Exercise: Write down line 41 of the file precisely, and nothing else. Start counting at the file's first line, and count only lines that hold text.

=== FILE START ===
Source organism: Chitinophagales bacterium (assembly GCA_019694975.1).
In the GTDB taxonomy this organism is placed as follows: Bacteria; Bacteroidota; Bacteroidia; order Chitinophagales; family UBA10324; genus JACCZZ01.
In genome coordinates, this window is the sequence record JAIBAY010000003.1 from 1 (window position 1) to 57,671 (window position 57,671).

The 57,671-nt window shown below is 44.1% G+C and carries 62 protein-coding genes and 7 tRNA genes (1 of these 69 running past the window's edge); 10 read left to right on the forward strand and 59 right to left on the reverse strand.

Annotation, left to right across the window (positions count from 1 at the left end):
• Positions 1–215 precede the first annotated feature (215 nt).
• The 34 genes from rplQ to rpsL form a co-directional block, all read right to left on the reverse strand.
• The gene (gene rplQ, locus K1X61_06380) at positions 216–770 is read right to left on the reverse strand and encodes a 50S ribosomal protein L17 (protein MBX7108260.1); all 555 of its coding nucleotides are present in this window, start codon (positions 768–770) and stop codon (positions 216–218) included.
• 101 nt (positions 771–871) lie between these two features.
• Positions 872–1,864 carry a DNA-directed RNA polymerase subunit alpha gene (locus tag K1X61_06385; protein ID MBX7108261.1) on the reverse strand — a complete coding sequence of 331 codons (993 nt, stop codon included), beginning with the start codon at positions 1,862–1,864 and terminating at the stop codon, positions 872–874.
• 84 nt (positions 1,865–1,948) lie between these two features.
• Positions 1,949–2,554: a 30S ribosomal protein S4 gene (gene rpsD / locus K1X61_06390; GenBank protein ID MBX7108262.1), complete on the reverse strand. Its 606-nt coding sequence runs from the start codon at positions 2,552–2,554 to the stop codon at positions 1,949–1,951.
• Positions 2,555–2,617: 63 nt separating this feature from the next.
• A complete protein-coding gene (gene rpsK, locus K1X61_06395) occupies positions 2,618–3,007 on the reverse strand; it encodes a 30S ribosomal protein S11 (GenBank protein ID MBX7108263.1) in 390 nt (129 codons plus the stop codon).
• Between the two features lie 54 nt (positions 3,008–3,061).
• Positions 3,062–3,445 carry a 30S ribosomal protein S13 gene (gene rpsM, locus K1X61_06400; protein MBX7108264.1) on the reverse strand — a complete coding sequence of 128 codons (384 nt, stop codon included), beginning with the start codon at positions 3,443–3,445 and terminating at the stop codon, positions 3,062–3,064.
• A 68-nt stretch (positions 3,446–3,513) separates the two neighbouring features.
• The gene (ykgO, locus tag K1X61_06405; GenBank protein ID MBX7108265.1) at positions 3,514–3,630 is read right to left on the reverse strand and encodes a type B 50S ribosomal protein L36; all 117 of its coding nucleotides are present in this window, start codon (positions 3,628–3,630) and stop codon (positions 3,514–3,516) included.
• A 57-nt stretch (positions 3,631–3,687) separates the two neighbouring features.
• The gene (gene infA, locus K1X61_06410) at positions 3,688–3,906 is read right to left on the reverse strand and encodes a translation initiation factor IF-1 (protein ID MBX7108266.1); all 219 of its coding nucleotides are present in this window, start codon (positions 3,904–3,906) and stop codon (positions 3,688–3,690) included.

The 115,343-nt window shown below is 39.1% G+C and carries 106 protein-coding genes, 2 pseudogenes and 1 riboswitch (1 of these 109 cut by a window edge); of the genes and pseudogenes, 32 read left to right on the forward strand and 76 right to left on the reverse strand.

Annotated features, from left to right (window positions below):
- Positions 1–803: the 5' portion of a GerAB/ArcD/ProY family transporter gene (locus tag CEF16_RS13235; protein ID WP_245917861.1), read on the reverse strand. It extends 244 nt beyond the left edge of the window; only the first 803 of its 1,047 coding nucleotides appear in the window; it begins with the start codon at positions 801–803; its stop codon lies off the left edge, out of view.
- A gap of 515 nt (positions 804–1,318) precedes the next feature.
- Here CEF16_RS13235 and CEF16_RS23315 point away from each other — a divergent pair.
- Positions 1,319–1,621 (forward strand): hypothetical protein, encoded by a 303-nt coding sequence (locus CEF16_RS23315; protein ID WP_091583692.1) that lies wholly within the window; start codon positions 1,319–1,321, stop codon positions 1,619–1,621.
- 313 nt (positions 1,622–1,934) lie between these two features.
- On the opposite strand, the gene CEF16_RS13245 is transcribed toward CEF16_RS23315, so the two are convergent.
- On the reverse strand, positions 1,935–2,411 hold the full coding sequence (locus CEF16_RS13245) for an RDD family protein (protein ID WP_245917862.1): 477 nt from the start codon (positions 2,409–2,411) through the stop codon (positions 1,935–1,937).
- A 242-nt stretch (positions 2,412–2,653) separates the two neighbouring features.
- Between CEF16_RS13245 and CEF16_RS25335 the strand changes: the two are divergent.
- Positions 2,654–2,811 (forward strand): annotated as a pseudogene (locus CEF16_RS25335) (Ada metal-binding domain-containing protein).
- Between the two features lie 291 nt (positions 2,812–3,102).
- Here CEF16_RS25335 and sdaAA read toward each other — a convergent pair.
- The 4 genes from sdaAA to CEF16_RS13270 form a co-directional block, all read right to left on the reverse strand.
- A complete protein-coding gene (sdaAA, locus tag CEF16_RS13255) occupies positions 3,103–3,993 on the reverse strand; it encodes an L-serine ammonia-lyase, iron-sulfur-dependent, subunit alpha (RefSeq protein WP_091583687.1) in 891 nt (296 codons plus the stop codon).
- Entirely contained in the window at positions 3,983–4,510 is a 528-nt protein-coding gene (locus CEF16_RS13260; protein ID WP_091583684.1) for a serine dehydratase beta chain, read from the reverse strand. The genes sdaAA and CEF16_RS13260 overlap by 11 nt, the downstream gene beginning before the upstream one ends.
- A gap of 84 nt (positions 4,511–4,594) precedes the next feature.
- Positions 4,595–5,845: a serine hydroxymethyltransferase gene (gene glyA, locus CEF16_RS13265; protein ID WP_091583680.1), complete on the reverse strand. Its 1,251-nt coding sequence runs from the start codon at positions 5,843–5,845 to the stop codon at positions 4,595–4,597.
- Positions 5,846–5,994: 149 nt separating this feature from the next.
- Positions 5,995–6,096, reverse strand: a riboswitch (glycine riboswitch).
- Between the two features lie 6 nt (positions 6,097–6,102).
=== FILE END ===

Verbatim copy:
- Positions 5,995–6,096, reverse strand: a riboswitch (glycine riboswitch).